This week Al Gore said the obvious. "The media is kind of weird these days on politics," he told The New York Observer, "and there are some major institutional voices that are, truthfully speaking, part and parcel of the Republican Party."
The reaction from most journalists in the "liberal media" was embarrassed silence. I don't quite understand why, but there are some things that you're not supposed to say, precisely because they're so clearly true.
The political agenda of Fox News, to take the most important example, is hardly obscure. Roger Ailes, the network's chairman, has been advising the Bush administration. Fox's Brit Hume even claimed credit for the midterm election. "It was because of our coverage that it happened," he told Don Imus. "People watch us and take their electoral cues from us. No one should doubt the influence of Fox News in these matters." (This remark may have been tongue in cheek, but imagine the reaction if the Democrats had won and Dan Rather, even jokingly, had later claimed credit.)
But my purpose in today's column is not to bash Fox. I want to address a broader question: Will the economic interests of the media undermine objective news coverage?
For most of the last 50 years, public policy took it for granted that media bias was a potential problem. There were, after all, only three national networks, a limited number of radio licenses and only one or two newspapers in many cities. How could those who controlled major news outlets be deterred from misusing their position?
The answer was a combination of regulation and informal guidelines. The "fairness doctrine" forced broadcast media to give comparable representation to opposing points of view. Restrictions on ownership maintained a diversity of voices. And there was a general expectation that major news outlets would stay above the fray, distinguishing clearly between opinion and news reporting. The system didn't always work, but it did set some limits.
Over the past 15 years, however, much of that system has been dismantled. The fairness doctrine was abolished in 1987. Restrictions on ownership have been steadily loosened, and it seems likely that next year the Federal Communications Commission will abolish many of the restrictions that remain — quite possibly even allowing major networks to buy each other. And the informal rule against blatantly partisan reporting has also gone away — at least as long as you are partisan in the right direction.
The F.C.C. says that the old rules are no longer necessary because the marketplace has changed. According to the official line, new media — first cable television, then the Internet — have given the public access to a diversity of news sources, eliminating the need for public guidelines.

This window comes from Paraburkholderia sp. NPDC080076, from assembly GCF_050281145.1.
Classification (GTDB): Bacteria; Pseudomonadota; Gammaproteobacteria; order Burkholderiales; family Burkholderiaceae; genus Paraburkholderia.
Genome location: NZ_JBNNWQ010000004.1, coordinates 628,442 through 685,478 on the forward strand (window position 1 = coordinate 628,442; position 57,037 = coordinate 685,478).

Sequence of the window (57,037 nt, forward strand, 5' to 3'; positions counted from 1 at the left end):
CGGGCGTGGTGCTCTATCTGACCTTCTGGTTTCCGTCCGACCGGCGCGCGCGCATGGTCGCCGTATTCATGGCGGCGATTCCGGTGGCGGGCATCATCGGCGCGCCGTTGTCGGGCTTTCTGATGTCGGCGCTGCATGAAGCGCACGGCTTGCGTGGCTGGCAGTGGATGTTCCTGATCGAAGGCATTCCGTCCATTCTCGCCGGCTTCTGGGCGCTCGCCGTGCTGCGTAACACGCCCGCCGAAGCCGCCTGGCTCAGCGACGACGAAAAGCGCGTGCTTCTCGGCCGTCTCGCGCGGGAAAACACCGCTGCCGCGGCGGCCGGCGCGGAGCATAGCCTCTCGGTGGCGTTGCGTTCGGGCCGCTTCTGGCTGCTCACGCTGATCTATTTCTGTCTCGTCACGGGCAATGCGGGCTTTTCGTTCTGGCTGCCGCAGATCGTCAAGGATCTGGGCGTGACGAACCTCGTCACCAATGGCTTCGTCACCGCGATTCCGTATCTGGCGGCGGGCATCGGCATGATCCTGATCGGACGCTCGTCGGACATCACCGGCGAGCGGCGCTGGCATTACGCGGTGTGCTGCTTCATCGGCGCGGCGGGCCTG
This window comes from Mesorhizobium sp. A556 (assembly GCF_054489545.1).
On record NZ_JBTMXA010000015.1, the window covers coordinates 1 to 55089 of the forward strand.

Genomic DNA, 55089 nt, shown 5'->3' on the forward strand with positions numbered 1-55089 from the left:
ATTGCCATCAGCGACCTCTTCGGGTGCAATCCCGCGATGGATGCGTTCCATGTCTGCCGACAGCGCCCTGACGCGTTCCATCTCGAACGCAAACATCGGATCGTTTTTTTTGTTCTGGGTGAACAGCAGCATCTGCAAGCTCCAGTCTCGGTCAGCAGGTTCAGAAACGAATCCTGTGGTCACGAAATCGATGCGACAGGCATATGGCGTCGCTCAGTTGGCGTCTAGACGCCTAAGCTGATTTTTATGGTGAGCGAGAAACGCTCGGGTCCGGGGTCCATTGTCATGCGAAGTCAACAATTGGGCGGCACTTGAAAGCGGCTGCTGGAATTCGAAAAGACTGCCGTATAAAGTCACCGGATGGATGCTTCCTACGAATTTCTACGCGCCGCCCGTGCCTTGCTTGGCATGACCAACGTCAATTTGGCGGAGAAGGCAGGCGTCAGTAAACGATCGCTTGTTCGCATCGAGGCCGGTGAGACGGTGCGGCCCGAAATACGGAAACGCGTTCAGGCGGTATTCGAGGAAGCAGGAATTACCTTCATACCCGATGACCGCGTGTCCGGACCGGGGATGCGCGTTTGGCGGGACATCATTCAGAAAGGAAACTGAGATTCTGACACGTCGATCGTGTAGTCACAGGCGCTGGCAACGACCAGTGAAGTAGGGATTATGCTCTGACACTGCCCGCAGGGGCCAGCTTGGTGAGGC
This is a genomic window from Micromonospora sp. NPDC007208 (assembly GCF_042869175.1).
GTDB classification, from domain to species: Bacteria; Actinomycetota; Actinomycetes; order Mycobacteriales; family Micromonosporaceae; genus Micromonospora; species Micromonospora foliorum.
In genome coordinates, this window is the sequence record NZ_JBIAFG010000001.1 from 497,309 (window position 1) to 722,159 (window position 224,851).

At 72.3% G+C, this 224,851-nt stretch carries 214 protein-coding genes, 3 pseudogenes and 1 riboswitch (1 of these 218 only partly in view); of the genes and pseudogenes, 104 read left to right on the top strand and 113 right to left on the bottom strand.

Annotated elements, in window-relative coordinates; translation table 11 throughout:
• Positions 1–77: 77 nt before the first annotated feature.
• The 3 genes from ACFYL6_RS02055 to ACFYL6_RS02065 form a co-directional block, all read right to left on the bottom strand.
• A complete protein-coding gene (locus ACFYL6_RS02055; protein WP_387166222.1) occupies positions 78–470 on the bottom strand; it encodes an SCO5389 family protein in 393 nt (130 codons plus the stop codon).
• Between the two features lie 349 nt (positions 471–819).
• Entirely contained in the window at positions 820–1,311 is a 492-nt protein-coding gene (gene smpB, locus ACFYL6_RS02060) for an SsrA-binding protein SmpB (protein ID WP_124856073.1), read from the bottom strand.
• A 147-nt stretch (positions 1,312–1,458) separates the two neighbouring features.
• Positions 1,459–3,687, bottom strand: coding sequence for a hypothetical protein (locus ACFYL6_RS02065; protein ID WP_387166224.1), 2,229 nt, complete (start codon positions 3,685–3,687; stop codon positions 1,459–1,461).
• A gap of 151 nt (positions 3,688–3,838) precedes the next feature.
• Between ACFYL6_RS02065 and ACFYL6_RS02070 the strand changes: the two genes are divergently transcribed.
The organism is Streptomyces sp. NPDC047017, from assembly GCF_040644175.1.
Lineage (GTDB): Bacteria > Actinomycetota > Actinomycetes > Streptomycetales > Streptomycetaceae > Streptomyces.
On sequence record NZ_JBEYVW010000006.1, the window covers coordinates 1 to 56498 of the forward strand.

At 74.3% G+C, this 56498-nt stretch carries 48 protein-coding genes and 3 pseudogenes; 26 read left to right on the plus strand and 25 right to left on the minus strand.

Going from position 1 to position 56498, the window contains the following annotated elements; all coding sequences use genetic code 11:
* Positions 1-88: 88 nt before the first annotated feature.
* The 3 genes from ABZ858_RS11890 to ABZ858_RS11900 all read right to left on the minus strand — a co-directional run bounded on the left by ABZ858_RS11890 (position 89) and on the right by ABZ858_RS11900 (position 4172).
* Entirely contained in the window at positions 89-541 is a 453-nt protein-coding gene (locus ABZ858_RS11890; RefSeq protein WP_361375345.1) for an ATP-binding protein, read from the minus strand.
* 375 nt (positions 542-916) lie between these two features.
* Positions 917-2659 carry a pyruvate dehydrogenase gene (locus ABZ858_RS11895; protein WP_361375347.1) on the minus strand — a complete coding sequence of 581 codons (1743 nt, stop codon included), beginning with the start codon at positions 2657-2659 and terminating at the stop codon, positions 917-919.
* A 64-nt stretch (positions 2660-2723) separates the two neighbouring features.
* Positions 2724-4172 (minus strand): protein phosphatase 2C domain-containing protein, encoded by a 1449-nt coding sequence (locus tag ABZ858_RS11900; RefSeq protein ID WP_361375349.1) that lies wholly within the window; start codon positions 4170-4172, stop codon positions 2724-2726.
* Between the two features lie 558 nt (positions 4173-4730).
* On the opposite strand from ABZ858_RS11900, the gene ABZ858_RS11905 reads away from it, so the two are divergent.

But is this really true? Cable television has greatly expanded the range of available entertainment, but has had far less broadening effect on news coverage. There are now five major sources of TV news, rather than three, but this increase is arguably more than offset by other trends. For one thing, the influence of print news has continued its long decline; for another, all five sources of TV news are now divisions of large conglomerates — you get your news from AOLTimeWarnerGeneralElectricDisneyWestinghouseNewsCorp.
And the Internet is a fine thing for policy wonks and news junkies — anyone can now read Canadian and British newspapers, or download policy analyses from think tanks. But most people have neither the time nor the inclination. Realistically, the Net does little to reduce the influence of the big five sources.
In short, we have a situation rife with conflicts of interest. The handful of organizations that supply most people with their news have major commercial interests that inevitably tempt them to slant their coverage, and more generally to be deferential to the ruling party. There have already been some peculiar examples of news not reported. For example, last month's 100,000-strong Washington antiwar demonstration — an important event, whatever your views on the issue — was almost ignored by some key media outlets.
For the time being, blatant media bias is still limited by old rules and old norms of behavior. But soon the rules will be abolished, and the norms are eroding before our eyes.
Do the conflicts of interest of our highly concentrated media constitute a threat to democracy? I've reported; you decide.
Originally published in The New York Times, 11.29.02